Third, agencies should turn to state and national-level resources to support their efforts. The fragmented nature of policing in the United States—with 17,000 independent departments across the country—leaves many agencies without the resources to develop research and data analysis skills. At the national level, programs like the National Institute of Justice’s Law Enforcement Advancing Data and Science (LEADS) Scholars and Agencies programs, as well as the Bureau of Justice Assistance’s Innovations Suite Fellows Academy, support officers and departments working to develop research and analytical skills. My own participation in both LEADS and the Strategies for Policing Innovations Academy has proven invaluable in terms of training and networking opportunities which would not otherwise have been available. My participation in the program was possible because my agency recognized the value of this training. Departments should leverage these trainings, officer development programs, and other resources.
At the state level, some Police Officer Standards and Training Boards have started to introduce this material through the use of supervisory classes. As officers advance in rank, there should be an increasing emphasis on understanding the research behind their work. In my state, Oregon’s Center for Policing Excellence has started such a training. Despite being relatively new, the Center is already helping advance policing in Oregon through programs such as the Oregon Knowledge Bank[iii]. Agencies should ask their state legislatures to support the growth of these programs.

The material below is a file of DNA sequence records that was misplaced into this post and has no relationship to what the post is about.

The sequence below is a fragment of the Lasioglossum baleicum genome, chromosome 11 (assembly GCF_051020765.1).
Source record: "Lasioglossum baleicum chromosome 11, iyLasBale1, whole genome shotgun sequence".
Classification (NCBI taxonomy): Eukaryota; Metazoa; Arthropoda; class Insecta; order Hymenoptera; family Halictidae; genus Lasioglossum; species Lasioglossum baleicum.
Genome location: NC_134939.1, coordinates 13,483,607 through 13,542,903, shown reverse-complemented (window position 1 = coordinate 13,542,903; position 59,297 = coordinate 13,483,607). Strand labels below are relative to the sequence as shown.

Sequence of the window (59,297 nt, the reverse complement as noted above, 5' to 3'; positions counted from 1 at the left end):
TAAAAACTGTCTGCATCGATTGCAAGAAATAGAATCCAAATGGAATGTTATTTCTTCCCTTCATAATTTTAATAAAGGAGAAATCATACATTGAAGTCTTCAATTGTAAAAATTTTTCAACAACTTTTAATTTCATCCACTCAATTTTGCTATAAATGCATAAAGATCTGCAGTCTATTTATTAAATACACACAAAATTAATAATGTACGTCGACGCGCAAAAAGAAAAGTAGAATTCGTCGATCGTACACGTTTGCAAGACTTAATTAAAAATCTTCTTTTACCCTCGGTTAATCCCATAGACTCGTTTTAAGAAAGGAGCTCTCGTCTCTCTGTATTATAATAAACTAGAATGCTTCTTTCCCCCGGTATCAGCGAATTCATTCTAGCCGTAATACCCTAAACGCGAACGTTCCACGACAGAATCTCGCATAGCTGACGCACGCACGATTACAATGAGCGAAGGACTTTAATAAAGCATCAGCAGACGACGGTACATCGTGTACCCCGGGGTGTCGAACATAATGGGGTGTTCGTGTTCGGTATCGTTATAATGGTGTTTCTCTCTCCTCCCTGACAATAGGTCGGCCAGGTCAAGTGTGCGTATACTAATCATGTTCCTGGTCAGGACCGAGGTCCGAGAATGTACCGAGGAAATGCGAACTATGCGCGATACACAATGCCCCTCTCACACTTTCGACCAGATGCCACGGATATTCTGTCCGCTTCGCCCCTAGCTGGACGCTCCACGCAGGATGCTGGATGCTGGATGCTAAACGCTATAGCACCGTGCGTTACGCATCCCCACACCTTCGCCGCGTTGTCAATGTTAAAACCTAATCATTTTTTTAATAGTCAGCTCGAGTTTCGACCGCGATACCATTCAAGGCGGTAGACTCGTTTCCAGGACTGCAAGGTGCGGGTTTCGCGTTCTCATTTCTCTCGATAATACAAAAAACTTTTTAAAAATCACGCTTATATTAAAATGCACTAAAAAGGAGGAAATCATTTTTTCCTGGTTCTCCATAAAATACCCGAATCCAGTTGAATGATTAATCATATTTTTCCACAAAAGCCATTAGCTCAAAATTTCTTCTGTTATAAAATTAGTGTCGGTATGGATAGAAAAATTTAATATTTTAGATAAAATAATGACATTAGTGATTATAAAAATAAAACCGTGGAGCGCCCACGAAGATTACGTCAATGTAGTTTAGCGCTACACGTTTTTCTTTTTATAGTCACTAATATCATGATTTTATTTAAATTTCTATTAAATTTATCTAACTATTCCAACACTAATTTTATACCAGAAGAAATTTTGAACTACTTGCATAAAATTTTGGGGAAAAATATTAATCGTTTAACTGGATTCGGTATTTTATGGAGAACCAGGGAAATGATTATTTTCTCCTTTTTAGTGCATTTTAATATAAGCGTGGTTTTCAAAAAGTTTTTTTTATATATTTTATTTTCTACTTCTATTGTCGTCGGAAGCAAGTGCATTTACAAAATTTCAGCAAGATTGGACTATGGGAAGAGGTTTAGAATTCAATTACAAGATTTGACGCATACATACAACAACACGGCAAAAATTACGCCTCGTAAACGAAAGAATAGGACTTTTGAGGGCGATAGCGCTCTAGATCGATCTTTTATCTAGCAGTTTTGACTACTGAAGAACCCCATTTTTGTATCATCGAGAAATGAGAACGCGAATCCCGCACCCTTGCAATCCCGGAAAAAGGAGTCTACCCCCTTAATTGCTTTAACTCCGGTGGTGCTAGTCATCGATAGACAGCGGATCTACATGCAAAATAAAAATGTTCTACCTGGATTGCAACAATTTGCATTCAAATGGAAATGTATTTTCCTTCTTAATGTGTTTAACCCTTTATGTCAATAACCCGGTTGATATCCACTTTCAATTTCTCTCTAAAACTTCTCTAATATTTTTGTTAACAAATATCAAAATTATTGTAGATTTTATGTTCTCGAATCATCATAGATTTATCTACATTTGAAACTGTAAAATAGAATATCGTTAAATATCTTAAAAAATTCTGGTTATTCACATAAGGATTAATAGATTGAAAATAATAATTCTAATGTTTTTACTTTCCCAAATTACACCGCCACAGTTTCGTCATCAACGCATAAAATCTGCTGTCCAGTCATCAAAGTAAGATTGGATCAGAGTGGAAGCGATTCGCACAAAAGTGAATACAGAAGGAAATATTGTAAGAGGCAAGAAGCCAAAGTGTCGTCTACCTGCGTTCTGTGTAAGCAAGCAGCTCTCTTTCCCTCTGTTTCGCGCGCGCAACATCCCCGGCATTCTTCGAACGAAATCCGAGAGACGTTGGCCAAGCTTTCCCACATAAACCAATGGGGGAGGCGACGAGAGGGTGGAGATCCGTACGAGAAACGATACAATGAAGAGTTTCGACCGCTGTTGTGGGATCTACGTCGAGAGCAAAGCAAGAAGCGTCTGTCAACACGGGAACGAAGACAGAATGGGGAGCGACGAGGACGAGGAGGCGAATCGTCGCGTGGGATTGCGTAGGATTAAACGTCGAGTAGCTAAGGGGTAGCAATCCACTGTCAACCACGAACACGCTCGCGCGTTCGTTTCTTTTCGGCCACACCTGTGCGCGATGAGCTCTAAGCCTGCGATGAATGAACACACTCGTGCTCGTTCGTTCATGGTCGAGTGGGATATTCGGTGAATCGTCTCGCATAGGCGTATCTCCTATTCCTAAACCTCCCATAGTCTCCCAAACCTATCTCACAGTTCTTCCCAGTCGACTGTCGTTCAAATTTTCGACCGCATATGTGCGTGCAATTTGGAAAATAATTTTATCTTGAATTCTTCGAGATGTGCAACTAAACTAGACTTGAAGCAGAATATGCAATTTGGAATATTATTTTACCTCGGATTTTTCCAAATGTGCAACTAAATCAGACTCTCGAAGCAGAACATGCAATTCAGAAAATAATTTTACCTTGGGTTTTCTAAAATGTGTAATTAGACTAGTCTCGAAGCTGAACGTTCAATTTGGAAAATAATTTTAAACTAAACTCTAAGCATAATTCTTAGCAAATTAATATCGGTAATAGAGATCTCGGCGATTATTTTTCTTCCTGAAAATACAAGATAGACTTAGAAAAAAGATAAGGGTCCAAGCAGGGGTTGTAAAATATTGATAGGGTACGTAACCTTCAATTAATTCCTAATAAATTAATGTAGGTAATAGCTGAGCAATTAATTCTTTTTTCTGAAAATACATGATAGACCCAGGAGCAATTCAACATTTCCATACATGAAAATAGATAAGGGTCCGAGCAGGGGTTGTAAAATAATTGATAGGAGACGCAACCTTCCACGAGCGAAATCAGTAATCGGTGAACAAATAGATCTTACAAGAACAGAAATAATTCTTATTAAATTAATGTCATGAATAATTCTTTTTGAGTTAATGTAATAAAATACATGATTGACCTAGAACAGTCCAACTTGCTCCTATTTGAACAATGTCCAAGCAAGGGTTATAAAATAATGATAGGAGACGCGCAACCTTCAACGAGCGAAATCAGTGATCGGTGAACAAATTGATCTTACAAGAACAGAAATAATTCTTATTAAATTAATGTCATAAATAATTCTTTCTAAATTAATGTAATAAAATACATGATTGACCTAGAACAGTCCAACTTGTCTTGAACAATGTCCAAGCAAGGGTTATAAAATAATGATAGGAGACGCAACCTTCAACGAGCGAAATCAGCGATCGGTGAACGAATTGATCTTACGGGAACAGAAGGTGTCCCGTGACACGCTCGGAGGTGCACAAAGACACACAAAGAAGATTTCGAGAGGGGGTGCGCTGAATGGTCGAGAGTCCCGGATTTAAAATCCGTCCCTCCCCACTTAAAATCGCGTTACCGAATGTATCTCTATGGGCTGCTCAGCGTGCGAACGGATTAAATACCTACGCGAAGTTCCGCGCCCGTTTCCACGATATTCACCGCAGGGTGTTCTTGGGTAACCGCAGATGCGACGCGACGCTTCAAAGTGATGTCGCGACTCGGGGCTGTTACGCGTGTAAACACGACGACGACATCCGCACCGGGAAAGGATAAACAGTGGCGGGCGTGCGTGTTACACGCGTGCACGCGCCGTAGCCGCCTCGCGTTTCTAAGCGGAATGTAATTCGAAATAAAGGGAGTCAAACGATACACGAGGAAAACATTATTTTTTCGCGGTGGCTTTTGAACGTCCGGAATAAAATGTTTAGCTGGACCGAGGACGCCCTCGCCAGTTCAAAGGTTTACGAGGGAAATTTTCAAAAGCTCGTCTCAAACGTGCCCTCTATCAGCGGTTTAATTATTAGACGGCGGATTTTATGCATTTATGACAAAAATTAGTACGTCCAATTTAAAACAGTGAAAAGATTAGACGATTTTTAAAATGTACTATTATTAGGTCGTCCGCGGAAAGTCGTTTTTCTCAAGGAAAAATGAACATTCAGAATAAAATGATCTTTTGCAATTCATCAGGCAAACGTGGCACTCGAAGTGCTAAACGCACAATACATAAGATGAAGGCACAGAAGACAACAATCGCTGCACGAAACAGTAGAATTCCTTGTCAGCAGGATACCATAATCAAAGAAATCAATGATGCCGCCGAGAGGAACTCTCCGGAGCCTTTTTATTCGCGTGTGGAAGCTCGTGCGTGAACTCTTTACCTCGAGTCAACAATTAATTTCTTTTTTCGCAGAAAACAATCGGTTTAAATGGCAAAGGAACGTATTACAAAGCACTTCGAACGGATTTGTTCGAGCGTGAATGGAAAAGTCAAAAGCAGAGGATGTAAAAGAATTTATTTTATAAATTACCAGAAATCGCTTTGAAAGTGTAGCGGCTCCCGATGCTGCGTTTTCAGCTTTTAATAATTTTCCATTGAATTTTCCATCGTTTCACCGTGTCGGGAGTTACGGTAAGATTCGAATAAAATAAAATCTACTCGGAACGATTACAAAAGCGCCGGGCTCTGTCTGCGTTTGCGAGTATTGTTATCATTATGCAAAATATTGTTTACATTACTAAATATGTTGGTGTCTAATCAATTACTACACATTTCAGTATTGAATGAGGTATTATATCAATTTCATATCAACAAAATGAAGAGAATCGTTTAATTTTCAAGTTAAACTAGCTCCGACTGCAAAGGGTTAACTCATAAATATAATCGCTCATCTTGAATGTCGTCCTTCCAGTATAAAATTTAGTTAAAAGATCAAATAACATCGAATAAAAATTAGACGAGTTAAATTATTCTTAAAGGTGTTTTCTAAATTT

The public’s expectations of police are expanding and the profession will grow to meet those demands. Research and data analysis skills are part of that growth. It’s no small task for officers and departments to develop research skills and implement evidence-based policing, but engaging in partnerships, rethinking training, and leveraging national and state resources can help facilitate this important process. It is my hope that law enforcement’s active participation in policing research will help guide and grow this research in a way that will make it relevant to officers and departments, thus providing greater benefit to the communities we serve.
[i] This research does exist, and is frequently conducted by former police turned researcher, but the quantity of such research is lacking.
For more information on the Center for Police Research and Policy, please visit http://www.theIACP.org/research.